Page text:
I have now been married for 13 1/2 years and now have a family of my own. I was called to be Primary president when my first boy was six months old. We attended sacrament meeting and Primary every week by ourselves. I was often asked why I didn't leave my baby home with his dad so I could do my Primary job easier. I would tell them this was where we needed to be. When I had my second boy, we were still there every week. Yes, there were times when it would have been easier to leave them home, but our Heavenly Father has told us to teach the children and what better way than by example. - Chris Stoker, Kearns, Utah

Be consistent

For 18 years while my children were growing up, my husband was less-active. Looking back, the children and I have tried to identify what helped us remain active. Although there were hard times, the following greatly helped:

We were consistent. We went to Church every Sunday - no matter what. We also attended Church activities on a regular basis.

We tried to never be critical of any Church members or Church leaders. We tried to set a good example in the home.

We talked about the Church a lot. Also, I encouraged the children to read their scriptures and say their prayers.

I tried to teach my children patience and tolerance of others' points of view. We live in an area where Mormons are a small minority. Having patience with others strengthened their own testimonies. - Jeanette Ban, Lumber City, Ga.

Love bonds family

The really important thing is to be prayerful and to have the Spirit of the Lord in your home. Children love that feeling, and they need it. They will try to stay close to it. This may help them in later life as they make important decisions.

In addition, your children need to know you really love them, and that you will always love them regardless of what happens in their lives. This love bonds the family together. - Mona Macriss, St. Joseph, Mich.

Exposed to Church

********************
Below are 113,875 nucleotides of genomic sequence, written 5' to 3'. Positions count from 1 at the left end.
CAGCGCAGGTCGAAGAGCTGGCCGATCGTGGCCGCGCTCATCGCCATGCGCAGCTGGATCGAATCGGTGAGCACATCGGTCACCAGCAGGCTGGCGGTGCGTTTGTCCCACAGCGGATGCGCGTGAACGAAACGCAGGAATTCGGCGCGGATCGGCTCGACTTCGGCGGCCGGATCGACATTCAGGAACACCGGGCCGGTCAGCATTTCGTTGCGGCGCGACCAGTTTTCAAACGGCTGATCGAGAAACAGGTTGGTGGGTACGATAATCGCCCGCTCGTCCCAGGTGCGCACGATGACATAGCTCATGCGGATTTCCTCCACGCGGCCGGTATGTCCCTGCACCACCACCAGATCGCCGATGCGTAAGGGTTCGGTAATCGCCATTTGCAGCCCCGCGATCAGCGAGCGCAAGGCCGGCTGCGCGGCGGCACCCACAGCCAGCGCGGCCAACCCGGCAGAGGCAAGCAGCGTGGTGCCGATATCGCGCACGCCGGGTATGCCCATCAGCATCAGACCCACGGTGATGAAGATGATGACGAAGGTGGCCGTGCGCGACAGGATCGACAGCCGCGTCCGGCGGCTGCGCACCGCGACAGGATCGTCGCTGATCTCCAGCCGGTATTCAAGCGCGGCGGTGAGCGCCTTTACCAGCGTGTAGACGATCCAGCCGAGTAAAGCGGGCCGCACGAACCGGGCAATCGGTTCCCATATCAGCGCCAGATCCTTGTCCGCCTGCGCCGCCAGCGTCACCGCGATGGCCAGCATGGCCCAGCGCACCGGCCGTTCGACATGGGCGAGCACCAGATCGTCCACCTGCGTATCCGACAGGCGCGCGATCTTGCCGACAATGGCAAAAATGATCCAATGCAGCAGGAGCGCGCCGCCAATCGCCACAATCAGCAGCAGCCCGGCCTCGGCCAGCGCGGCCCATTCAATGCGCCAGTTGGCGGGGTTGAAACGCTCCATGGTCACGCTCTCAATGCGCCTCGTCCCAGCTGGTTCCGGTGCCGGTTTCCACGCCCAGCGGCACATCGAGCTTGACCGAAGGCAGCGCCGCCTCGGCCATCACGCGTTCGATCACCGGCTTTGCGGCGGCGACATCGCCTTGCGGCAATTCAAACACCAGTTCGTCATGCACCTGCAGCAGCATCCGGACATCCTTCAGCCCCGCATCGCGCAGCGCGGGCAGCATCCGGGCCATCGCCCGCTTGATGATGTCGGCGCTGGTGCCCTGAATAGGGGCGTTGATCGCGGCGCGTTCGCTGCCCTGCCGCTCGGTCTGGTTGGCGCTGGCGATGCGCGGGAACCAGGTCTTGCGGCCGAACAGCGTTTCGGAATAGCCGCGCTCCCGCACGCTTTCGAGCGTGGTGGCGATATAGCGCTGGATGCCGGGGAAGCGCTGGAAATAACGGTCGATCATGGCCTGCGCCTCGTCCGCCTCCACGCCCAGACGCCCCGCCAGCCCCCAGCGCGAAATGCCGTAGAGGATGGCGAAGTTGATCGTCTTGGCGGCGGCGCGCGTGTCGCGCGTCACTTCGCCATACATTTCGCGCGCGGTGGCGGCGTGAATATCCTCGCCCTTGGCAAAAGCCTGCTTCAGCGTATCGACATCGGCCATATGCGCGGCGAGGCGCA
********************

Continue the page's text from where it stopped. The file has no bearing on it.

My wife, for personal reasons, has not been attending Church. Thus, my children and I have been going to Church on our own.

It's important, whether it's the man or woman who is active, to set an example by taking children to Church. This is important because you can't leave that decision up to the children. They need to become familiar with Sunday School lessons and other aspects of the Church. This happens when they're taken to Church. If you leave such spiritual decisions up to the children, you may find that they'll choose to stay home.

Later in life, children will appreciate your example. - Name withheld, Utah

How to checklist:

1 Strengthen your own testimony; invite Spirit into home.

2 Be example; attend Church meetings, fulfill callings.

3 Realize loved ones have moral agency; be patient.

4 Seek support of others, especially priesthood holders.


May 28 "How to avoid contention in daily life."

June 4 "How to make family scripture study fun, interesting."

June 11 "How to help children learn to properly bear testimonies."

June 18 "How to cope when a loved one is suffering from dementia, such as Alzheimer's disease."

June 25 "How to gain an eternal perspective."

July 2 "How to overcome personal weakness and achieve greatness."

Had any good experiences or practical success in any of the above subjects? Share them with our readers in about 100-150 words. Write the "How-to" editor, Church News, P.O. Box 1257, Salt Lake City, Utah 84110, or send fax to (801) 237-2121. Please include a name and phone number. Contributions may be edited or excerpted and will not be returned. Due to limited space, some contributions may not be used; those used should not be regarded as official Church doctrine or policy. Material must be received at least 12 days before publication date.